World News Roundup: A picture and its story: Fleeing from Nagorno-Karabakh on the mountain road west; Putin meets Chechen leader Kadyrov after storm over prisoner beating comments and more
King arrived on a U.S. military flight, landing at Joint Base San Antonio-Fort Sam Houston at about 0530 GMT, the official said. Karabakh Armenians dissolve breakaway government in capitulation to Azerbaijan Ethnic Armenians in Nagorno-Karabakh said on Thursday they were dissolving the breakaway statelet they had defended for three decades, where more than half the population has fled since Azerbaijan launched a lightning offensive last week.
Following is a summary of current world news briefs.
A picture and its story: Fleeing from Nagorno-Karabakh on the mountain road west
After a lightning operation by Azerbaijan's military to retake control of Nagorno-Karabakh, the stream of ethnic Armenians fleeing the region to Armenia quickly turned into a flood. The pictures for this photo essay were taken on Sept. 24 to 26 by Reuters freelance photographer David Ghahramanyan, who made the journey with his family. They travelled a clogged road through the Lachin corridor, which links Karabakh to Armenia.
Putin meets Chechen leader Kadyrov after storm over prisoner beating comments
Russian President Vladimir Putin met Chechen leader Ramzan Kadyrov on Thursday, a state television reporter said, three days after Kadyrov said he was proud of his 15-year-son for beating up a prisoner accused of burning the Koran. A short video clip posted by TV reporter Pavel Zarubin showed the two men exchanging opening remarks, with no reference to the beating episode that drew condemnation even from some pro-Kremlin hardliners.
Israel reopens Gaza crossings, lets Palestinians back to work after two weeks
Israel reopened crossing points with Gaza on Thursday, allowing thousands of Palestinian workers to get to their jobs in Israel and the West Bank, after nearly two weeks of closure prompted by violent protests along the border. Around 18,000 Gazans have permits from Israeli authorities to work outside the blockaded enclave, providing an injection of cash amounting to some $2 million a day to the impoverished territory's economy.
French state faces landmark class action for police racial profiling
France's highest administrative court will on Friday consider its first class action against the state, alleging racial profiling by police - and may in the process shape future social activism. Six human rights organisations argue that the police systematically discriminate, especially against young Arab and Black men, when deciding who to stop on routine patrols.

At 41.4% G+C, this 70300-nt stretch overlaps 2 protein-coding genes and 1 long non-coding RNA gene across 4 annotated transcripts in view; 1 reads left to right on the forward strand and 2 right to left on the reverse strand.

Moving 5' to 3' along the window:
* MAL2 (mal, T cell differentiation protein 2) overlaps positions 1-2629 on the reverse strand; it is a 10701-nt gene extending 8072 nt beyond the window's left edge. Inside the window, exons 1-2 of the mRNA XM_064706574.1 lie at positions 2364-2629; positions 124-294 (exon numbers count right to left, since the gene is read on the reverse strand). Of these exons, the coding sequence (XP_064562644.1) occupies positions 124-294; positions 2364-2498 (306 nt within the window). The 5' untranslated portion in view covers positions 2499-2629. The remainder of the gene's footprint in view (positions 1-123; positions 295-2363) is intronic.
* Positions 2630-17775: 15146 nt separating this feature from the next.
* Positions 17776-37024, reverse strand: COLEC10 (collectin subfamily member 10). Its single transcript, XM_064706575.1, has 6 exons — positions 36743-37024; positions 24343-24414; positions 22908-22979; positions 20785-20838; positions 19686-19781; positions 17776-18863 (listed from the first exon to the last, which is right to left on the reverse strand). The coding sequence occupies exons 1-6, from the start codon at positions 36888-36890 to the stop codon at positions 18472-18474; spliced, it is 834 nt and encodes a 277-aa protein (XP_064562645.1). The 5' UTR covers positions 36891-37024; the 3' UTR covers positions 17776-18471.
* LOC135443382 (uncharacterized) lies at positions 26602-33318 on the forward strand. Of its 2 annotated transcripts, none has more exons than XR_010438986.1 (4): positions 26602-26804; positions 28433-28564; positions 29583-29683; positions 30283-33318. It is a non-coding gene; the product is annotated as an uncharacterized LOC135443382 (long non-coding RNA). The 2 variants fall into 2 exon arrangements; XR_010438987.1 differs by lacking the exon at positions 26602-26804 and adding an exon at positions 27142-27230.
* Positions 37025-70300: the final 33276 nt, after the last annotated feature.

Michael Gambon, British actor who played Dumbledore, dies aged 82
British-Irish actor Michael Gambon, best known to global audiences for playing the wise professor Albus Dumbledore in the "Harry Potter" movie franchise and whose career was launched by his mentor Laurence Olivier, died aged 82 on Thursday. He died peacefully in hospital, PA Media reported citing a family statement.
US soldier Travis King arrives in Texas after release from North Korea
U.S. Army Private Travis King landed at a U.S. military base in Texas early on Thursday after being expelled from North Korea following his surprise dash across the heavily militarized border two months ago, a U.S. defense official told Reuters. King arrived on a U.S. military flight, landing at Joint Base San Antonio-Fort Sam Houston at about 0530 GMT, the official said.
Karabakh Armenians dissolve breakaway government in capitulation to Azerbaijan
Ethnic Armenians in Nagorno-Karabakh said on Thursday they were dissolving the breakaway statelet they had defended for three decades, where more than half the population has fled since Azerbaijan launched a lightning offensive last week. In a statement, they said their self-declared Republic of Artsakh would "cease to exist" by Jan. 1, in what amounted to a formal capitulation to Azerbaijan.
Taiwan reveals first domestically made submarine in defence milestone
Taiwan unveiled its first domestically developed submarine on Thursday, a major step in a project aimed at strengthening the island's defence and deterrence against the Chinese navy, though it won't enter service for another two years. Taiwan, which China claims as its own territory, has made the indigenous submarine programme a key part of an ambitious project to modernise its armed forces as Beijing stages almost daily military exercises to assert its sovereignty.
US Senate, House hold procedural votes as partial government shutdown looms
With a partial shutdown of the U.S. government just three days away, the Democratic-controlled Senate plans a procedural vote on Thursday on a bipartisan short term spending measure that Republican House Speaker Kevin McCarthy has rejected. The House is set to continue voting on amendments to four appropriations bills that have no chance of becoming law, and would not alone prevent a shutdown even if they did.
EU governments thrash out how to make enlarged bloc work
The challenges of expanding the European Union by up to eight countries were being discussed by governments on Thursday, with significant changes to the bloc's decision-making, agriculture and regional aid budgets needed if it is to grow further. The talks among EU affairs ministers of the 27 current members states in the Spanish town of Murcia are to lay the groundwork for an EU summit on Oct 5-6.
(With inputs from agencies.)